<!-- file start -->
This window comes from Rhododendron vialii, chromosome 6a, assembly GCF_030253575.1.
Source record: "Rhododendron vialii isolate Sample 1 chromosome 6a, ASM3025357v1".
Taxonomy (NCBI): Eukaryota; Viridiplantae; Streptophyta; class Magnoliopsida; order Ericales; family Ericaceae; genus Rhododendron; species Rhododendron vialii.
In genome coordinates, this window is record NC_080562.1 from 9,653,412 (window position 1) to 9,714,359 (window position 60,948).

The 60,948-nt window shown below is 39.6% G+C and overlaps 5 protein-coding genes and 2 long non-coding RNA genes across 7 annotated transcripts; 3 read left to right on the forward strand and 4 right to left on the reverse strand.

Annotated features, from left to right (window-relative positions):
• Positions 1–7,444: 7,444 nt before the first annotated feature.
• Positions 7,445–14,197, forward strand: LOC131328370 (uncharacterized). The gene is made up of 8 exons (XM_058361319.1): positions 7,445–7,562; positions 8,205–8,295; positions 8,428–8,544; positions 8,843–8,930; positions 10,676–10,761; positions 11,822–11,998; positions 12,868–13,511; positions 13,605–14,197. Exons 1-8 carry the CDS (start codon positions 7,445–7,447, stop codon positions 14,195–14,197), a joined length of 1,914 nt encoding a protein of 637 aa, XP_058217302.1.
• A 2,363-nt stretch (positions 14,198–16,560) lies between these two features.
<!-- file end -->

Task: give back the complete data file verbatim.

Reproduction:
This window comes from Rhododendron vialii, chromosome 6a, assembly GCF_030253575.1.
Source record: "Rhododendron vialii isolate Sample 1 chromosome 6a, ASM3025357v1".
Taxonomy (NCBI): Eukaryota; Viridiplantae; Streptophyta; class Magnoliopsida; order Ericales; family Ericaceae; genus Rhododendron; species Rhododendron vialii.
In genome coordinates, this window is record NC_080562.1 from 9,653,412 (window position 1) to 9,714,359 (window position 60,948).

The 60,948-nt window shown below is 39.6% G+C and overlaps 5 protein-coding genes and 2 long non-coding RNA genes across 7 annotated transcripts; 3 read left to right on the forward strand and 4 right to left on the reverse strand.

Annotated features, from left to right (window-relative positions):
• Positions 1–7,444: 7,444 nt before the first annotated feature.
• Positions 7,445–14,197, forward strand: LOC131328370 (uncharacterized). The gene is made up of 8 exons (XM_058361319.1): positions 7,445–7,562; positions 8,205–8,295; positions 8,428–8,544; positions 8,843–8,930; positions 10,676–10,761; positions 11,822–11,998; positions 12,868–13,511; positions 13,605–14,197. Exons 1-8 carry the CDS (start codon positions 7,445–7,447, stop codon positions 14,195–14,197), a joined length of 1,914 nt encoding a protein of 637 aa, XP_058217302.1.
• A 2,363-nt stretch (positions 14,198–16,560) lies between these two features.